Japan players and management celebrate after defeating Scotland 28-21. Photo: Christophe Ena/AP Photo
A special, extraordinary rugby match that will be remembered for a very long time to come.

Sport sometimes delivers glorious storylines, but few could have imagined the joyous ending to the one we were given in Yokohama last night.

It was a game that shouldn’t have taken place following the events of the last few days in Japan when Typhoon Hagibus hit, and hit hard. Three other matches were cancelled and this one was in doubt hours before kick-off. But it simply had to be played. It had to, and it was, and it delivered everything every Japanese sports fan and neutral watching around the world could have hoped for.

Japan, hurting from Hagibus, had plenty to cheer as their Brave Blossoms did what they had to against Scotland as they qualified for the Rugby World Cup quarter-finals for the first time.

They topped their pool with four wins from four and will now face the Springboks in Sunday’s quarter-finals in Tokyo (12.15pm SA time). And how fitting is that.

It was four years ago in Brighton, England, when Japan first announced themselves on the world stage when they shocked the Boks 34-32 in their opening Pool B encounter.

The Boks would bounce back and play in the semi-finals, but Japan, despite winning three matches, missed out by finishing third in the group.

As hosts, four years on, Japan are a much-loved side who have earned the respect of the rugby world.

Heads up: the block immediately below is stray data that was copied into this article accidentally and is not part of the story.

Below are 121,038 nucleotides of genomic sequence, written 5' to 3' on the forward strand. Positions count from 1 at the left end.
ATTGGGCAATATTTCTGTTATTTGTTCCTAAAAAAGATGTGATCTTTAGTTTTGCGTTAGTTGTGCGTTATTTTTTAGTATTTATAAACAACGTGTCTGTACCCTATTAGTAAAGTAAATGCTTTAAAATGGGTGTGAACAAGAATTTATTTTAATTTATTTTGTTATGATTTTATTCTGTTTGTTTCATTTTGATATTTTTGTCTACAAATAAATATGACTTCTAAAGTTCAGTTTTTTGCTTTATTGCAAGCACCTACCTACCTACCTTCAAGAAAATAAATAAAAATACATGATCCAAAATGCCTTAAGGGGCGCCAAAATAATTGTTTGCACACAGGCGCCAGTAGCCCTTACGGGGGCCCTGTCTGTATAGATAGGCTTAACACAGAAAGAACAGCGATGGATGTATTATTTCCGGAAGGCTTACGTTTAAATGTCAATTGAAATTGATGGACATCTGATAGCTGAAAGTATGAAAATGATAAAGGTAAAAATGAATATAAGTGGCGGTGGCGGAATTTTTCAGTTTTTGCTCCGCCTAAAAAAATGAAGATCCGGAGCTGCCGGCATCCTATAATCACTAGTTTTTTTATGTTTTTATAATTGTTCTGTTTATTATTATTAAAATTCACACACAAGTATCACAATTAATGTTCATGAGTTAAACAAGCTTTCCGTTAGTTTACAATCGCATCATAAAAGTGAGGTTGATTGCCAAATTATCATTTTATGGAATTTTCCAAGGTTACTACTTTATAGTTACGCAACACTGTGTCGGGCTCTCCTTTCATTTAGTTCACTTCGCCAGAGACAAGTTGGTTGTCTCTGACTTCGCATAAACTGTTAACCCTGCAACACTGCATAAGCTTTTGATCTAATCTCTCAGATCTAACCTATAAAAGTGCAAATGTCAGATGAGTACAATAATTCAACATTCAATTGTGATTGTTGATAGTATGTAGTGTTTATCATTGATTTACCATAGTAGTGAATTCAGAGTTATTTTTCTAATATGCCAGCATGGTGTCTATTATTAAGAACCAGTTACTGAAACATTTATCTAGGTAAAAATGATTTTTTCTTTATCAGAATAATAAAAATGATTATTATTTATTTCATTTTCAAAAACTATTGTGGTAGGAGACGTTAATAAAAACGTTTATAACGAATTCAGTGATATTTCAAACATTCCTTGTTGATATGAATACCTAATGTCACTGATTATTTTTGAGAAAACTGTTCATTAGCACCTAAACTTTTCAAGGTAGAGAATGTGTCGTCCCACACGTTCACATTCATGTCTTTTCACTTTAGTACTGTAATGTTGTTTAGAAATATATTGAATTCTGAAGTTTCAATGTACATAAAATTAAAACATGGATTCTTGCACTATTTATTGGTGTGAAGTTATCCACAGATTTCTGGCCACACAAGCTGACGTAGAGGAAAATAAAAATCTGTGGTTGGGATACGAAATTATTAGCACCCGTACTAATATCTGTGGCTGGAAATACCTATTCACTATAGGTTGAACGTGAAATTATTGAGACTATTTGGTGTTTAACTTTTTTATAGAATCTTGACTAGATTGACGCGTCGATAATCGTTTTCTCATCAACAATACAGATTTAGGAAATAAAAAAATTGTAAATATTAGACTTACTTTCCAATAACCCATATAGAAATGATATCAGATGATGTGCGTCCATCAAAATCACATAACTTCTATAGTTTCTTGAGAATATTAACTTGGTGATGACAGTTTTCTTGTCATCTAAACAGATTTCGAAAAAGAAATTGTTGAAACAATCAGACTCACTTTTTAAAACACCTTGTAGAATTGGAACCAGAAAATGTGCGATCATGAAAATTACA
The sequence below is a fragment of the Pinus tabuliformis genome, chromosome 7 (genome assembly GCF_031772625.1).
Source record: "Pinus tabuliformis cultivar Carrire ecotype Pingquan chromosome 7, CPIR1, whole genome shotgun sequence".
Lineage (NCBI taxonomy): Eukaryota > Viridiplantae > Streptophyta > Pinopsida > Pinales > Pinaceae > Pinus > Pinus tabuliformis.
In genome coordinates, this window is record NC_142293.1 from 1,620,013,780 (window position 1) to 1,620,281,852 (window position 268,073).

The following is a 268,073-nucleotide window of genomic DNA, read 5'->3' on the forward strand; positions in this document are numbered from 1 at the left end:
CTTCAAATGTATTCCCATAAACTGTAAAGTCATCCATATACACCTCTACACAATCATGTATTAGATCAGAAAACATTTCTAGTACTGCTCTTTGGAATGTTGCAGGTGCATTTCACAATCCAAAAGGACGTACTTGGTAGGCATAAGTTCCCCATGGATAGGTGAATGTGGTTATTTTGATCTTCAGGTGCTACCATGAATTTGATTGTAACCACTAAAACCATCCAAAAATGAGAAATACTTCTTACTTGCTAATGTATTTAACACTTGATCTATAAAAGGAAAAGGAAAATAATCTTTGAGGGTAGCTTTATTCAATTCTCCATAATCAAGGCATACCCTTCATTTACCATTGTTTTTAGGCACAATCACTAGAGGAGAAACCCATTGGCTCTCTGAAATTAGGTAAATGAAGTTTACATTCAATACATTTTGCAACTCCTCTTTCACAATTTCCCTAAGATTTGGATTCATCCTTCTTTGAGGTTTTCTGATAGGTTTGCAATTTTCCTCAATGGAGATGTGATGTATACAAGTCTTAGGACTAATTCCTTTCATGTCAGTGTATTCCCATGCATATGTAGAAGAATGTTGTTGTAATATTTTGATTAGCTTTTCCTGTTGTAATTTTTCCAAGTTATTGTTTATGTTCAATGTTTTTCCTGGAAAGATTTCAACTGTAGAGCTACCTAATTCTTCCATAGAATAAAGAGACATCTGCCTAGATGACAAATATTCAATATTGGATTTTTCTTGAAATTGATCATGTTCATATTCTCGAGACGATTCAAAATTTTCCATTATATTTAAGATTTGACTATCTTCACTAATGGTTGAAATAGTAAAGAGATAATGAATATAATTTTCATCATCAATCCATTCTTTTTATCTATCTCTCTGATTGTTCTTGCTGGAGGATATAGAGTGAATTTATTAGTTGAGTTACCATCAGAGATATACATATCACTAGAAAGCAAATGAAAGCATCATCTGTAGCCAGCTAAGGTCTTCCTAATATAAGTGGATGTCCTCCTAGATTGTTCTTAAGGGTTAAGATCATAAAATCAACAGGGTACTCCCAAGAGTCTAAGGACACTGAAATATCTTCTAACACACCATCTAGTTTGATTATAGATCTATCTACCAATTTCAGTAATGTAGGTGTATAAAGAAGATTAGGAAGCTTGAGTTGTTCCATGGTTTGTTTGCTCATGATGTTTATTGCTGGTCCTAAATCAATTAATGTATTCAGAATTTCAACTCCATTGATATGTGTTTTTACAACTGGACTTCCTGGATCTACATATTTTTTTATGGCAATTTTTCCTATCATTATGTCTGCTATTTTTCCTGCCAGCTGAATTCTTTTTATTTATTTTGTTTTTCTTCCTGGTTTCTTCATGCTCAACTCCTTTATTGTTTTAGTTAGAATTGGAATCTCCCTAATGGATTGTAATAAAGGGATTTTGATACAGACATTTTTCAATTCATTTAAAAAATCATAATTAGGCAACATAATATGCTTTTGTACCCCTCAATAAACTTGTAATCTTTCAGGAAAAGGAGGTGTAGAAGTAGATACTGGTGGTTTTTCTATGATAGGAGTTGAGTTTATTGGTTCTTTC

They have played outstanding rugby under the guidance of Jamie Joseph and Tony Brown, and their wins against tier one nations Ireland and Scotland at the tournament are no fluke.

Their passing and catching and their speed of play have made them one of the most watchable teams in the world game and they are fully deserving of their place in the last eight.

Japan dominated a scintillating first half against Scotland yesterday and scored three wonderful tries, with the SA-born duo of wing Kotaro Matsushima and flank Lappies Labuschagne (or is that Labu-sake?) playing a big role.

Scotland hit back strongly in the second half to close to within seven points (28-21), but Japan, with their whole country and the neutral rugby-world cheering them on, hung on for the famous victory.

It was extraordinary, it was exciting, it was emotionally-draining. It was rugby at its best.

There is no doubt the Japanese players have crept into the hearts of many, including thousands of Bok rugby fans, but next weekend they will again be the enemy - and how utterly disappointing is that.

It is a quarter-final match-up few would have or could have predicted, especially after coach Rassie Erasmus’ team hammered the Japanese 41-7 in Kumagaya in their final warm-up match before the start of the World Cup.

The Boks were in a different class that day, but a World Cup quarter-final is so very different.

And the Boks won’t only be up against the 23 Japanese players on Sunday, and the 50 000 in the stands, they’ll also be up against the entire Japanese population of 127-million and probably every neutral rugby fan watching across the world, too.

Before the start of the tournament, Erasmus and Co would have taken a quarter-final against their hosts on any given day, but all of a sudden Japan have become a very dangerous opponent.

They’ve got momentum, belief and a real hunger, behind them now, and it’s going to take something truly special to stop them.

Oh sport, what storyline awaits us next?

@jacq_west


The Star

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